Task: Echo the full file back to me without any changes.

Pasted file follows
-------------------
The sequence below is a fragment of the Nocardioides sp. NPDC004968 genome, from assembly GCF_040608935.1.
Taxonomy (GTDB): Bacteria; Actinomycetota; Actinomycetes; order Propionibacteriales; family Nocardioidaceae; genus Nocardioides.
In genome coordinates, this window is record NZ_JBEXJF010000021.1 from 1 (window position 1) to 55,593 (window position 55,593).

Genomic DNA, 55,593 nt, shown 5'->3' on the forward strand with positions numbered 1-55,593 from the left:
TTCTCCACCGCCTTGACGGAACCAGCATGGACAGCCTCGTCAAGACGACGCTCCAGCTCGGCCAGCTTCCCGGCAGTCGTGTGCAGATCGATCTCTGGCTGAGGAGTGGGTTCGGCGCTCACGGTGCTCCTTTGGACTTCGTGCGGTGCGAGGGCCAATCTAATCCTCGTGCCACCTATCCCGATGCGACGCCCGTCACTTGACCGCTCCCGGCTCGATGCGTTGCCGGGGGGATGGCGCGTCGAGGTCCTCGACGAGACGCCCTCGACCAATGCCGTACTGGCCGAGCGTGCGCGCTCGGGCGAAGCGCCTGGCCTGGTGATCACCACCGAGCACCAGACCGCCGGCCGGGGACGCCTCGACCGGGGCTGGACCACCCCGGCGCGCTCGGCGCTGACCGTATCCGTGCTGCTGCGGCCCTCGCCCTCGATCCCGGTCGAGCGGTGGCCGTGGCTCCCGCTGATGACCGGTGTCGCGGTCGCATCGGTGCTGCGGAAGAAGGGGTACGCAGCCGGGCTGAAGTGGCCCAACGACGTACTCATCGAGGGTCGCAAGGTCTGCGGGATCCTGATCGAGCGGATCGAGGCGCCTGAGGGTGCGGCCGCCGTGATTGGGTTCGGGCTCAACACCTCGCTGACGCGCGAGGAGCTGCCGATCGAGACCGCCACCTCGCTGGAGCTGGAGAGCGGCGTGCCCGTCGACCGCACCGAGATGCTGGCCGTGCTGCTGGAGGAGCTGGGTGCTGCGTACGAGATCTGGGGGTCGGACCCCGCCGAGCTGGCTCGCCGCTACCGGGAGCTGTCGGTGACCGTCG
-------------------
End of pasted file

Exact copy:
The sequence below is a fragment of the Nocardioides sp. NPDC004968 genome, from assembly GCF_040608935.1.
Taxonomy (GTDB): Bacteria; Actinomycetota; Actinomycetes; order Propionibacteriales; family Nocardioidaceae; genus Nocardioides.
In genome coordinates, this window is record NZ_JBEXJF010000021.1 from 1 (window position 1) to 55,593 (window position 55,593).

Genomic DNA, 55,593 nt, shown 5'->3' on the forward strand with positions numbered 1-55,593 from the left:
TTCTCCACCGCCTTGACGGAACCAGCATGGACAGCCTCGTCAAGACGACGCTCCAGCTCGGCCAGCTTCCCGGCAGTCGTGTGCAGATCGATCTCTGGCTGAGGAGTGGGTTCGGCGCTCACGGTGCTCCTTTGGACTTCGTGCGGTGCGAGGGCCAATCTAATCCTCGTGCCACCTATCCCGATGCGACGCCCGTCACTTGACCGCTCCCGGCTCGATGCGTTGCCGGGGGGATGGCGCGTCGAGGTCCTCGACGAGACGCCCTCGACCAATGCCGTACTGGCCGAGCGTGCGCGCTCGGGCGAAGCGCCTGGCCTGGTGATCACCACCGAGCACCAGACCGCCGGCCGGGGACGCCTCGACCGGGGCTGGACCACCCCGGCGCGCTCGGCGCTGACCGTATCCGTGCTGCTGCGGCCCTCGCCCTCGATCCCGGTCGAGCGGTGGCCGTGGCTCCCGCTGATGACCGGTGTCGCGGTCGCATCGGTGCTGCGGAAGAAGGGGTACGCAGCCGGGCTGAAGTGGCCCAACGACGTACTCATCGAGGGTCGCAAGGTCTGCGGGATCCTGATCGAGCGGATCGAGGCGCCTGAGGGTGCGGCCGCCGTGATTGGGTTCGGGCTCAACACCTCGCTGACGCGCGAGGAGCTGCCGATCGAGACCGCCACCTCGCTGGAGCTGGAGAGCGGCGTGCCCGTCGACCGCACCGAGATGCTGGCCGTGCTGCTGGAGGAGCTGGGTGCTGCGTACGAGATCTGGGGGTCGGACCCCGCCGAGCTGGCTCGCCGCTACCGGGAGCTGTCGGTGACCGTCG